The government can either knuckle down and pay state workers their back-wages owed for months, or face shut-down, union sources threatened yesterday.
"Failing to solve the problem of wage delays in the local authorities by this week is reason for the unions to launch another strike, worse than the first one," said senior sources in the Histadrut labor union.
They noted that the labor court did not issue an injunction against striking at the latest hearing.
Histadrut sources slammed the glacial pace of progress in the government's handling of the problem of local authorities' failure to pay salaries to religious councils and fire fighting services.
The Histadrut says the state has also not addressed its demand to hold heads of municipalities and local authorities personally responsible for the failure to pay salaries or pensions, retirement or employees' professional training funds.
According to the Labor Court's decision of last Thursday, all delayed salaries in 29 local authorities not defined as financially 'problematic' are to be paid by tomorrow. In addition, the court ordered the state to draw up a solution to the problem of non-payment of wages in twelve additional authorities experiencing financial crisis. The state was also ordered to submit a draft solution that would ensure deposit of employees' social benefits in 80 authorities.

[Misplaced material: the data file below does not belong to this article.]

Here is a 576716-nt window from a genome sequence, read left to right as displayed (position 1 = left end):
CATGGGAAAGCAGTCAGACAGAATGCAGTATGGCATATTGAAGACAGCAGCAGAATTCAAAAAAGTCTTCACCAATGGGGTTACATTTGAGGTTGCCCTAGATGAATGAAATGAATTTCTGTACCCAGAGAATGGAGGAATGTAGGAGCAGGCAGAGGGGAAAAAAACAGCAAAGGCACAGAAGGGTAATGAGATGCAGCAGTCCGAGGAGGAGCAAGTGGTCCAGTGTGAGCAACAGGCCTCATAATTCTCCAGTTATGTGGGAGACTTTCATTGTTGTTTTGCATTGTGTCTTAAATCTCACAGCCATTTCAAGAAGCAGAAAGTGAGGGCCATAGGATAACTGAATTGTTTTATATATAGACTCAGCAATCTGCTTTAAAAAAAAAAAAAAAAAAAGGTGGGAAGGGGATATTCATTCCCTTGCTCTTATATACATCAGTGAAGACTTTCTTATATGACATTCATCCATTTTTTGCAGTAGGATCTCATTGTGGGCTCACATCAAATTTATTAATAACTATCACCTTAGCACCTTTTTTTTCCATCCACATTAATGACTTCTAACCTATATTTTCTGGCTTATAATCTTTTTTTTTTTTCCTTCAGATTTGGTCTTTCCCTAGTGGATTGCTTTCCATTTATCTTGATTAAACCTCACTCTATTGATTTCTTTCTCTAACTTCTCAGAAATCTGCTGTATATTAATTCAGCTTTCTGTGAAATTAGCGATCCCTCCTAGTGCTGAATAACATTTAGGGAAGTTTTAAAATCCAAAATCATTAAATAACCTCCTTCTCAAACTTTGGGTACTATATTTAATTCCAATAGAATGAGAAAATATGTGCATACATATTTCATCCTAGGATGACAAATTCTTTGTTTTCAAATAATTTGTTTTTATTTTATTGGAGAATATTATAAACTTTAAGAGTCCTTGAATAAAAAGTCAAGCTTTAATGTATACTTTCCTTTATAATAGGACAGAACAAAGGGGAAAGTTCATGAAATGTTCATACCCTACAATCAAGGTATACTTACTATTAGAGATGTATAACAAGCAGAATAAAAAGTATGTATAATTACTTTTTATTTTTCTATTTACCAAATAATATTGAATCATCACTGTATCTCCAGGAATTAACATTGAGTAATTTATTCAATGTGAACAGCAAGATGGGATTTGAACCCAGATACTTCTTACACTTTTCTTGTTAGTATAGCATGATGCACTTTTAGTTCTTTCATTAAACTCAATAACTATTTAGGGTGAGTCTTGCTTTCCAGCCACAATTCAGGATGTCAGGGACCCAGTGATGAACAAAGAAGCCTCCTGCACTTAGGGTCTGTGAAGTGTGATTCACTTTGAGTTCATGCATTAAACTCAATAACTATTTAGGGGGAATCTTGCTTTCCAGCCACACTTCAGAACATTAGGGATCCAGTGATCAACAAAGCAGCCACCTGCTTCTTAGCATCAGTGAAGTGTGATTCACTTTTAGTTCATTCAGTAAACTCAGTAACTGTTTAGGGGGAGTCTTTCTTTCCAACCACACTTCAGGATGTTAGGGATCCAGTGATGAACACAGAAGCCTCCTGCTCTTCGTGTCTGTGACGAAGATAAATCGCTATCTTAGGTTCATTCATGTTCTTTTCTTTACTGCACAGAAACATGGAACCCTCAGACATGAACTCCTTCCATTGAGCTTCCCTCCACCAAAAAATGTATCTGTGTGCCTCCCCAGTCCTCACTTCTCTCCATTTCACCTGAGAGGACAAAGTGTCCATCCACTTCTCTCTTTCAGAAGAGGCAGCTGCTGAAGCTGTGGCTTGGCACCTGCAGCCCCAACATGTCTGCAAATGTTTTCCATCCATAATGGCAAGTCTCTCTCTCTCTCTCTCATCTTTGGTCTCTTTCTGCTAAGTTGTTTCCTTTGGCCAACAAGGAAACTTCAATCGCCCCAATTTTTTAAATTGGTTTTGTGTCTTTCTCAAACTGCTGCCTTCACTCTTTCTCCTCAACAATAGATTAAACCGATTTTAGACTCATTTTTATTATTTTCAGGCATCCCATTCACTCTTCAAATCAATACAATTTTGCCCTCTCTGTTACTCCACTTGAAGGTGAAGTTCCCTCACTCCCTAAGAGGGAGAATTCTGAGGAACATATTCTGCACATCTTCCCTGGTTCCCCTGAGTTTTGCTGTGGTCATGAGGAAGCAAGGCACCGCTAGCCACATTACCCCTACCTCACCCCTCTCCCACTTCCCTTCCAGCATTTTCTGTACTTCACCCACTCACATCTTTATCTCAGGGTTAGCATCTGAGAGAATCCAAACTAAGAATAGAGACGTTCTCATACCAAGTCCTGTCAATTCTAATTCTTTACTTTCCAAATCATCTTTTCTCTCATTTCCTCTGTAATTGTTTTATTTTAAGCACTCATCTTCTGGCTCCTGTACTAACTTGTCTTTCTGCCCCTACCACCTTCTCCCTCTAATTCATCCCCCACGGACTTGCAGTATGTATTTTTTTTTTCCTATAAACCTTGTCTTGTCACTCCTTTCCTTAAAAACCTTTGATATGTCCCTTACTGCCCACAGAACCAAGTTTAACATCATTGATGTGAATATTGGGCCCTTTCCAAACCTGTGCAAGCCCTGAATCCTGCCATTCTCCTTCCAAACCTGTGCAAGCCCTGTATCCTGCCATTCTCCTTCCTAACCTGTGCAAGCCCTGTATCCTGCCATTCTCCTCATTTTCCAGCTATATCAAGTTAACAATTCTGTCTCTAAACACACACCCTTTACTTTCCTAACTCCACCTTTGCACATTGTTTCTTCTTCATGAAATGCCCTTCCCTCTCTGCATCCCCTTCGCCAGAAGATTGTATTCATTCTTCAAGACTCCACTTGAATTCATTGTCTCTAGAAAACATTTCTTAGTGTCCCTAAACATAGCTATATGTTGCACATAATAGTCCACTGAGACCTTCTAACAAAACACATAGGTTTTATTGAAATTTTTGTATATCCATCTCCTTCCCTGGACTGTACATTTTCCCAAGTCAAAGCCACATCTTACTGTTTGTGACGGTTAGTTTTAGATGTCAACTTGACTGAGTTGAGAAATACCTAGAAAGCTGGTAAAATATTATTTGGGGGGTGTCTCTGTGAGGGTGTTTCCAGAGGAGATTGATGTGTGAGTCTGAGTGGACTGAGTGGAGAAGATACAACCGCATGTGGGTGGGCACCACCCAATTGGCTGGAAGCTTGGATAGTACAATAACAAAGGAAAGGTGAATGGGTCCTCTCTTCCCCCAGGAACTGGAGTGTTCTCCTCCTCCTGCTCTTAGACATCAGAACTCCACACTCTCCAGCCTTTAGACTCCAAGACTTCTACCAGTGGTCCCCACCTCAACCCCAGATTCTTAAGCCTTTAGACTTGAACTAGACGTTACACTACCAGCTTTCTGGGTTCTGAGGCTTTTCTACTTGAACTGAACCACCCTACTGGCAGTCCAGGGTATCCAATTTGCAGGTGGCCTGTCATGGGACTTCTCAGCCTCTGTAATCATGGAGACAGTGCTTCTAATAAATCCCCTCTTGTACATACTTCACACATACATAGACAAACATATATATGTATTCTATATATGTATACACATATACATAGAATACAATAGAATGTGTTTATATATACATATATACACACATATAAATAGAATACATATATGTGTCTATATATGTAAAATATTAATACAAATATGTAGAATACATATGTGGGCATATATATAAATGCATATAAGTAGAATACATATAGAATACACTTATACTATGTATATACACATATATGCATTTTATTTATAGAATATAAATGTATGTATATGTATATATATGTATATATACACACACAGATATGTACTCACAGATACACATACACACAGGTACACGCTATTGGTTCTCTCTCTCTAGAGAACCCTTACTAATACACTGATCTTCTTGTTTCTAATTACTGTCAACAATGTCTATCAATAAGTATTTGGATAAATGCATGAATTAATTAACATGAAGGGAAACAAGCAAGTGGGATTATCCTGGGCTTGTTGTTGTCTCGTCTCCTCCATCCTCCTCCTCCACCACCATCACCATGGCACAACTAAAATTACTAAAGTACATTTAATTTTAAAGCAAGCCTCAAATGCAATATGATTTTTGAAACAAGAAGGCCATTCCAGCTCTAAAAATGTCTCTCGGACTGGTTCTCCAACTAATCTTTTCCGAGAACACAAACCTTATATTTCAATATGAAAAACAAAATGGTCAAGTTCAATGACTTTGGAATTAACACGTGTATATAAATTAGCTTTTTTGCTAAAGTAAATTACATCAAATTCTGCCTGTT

The court, presided by Judge Stephen Adler, is expected to hold hearings on Thursday and Saturday evening to receive a update on a resolution to the problem of withheld wages in local authorities. But the Histadrut will begin preparing for the possibility of another economy-wide strike, similar in scope to that held two weeks ago.
The Ministry of Interior has instructed the local authorities who have withheld payments to retirement or other funds to submit a detailed report within 21 days, specifying whether these have been deposited, and in what amounts.
The ministry has told heads of local authorities that any payment arrangements between the authorities and fund managers should be layed out in the report. The report is also to include the terms of any special arrangement, whether the authorities are meeting these terms, and if not, why.
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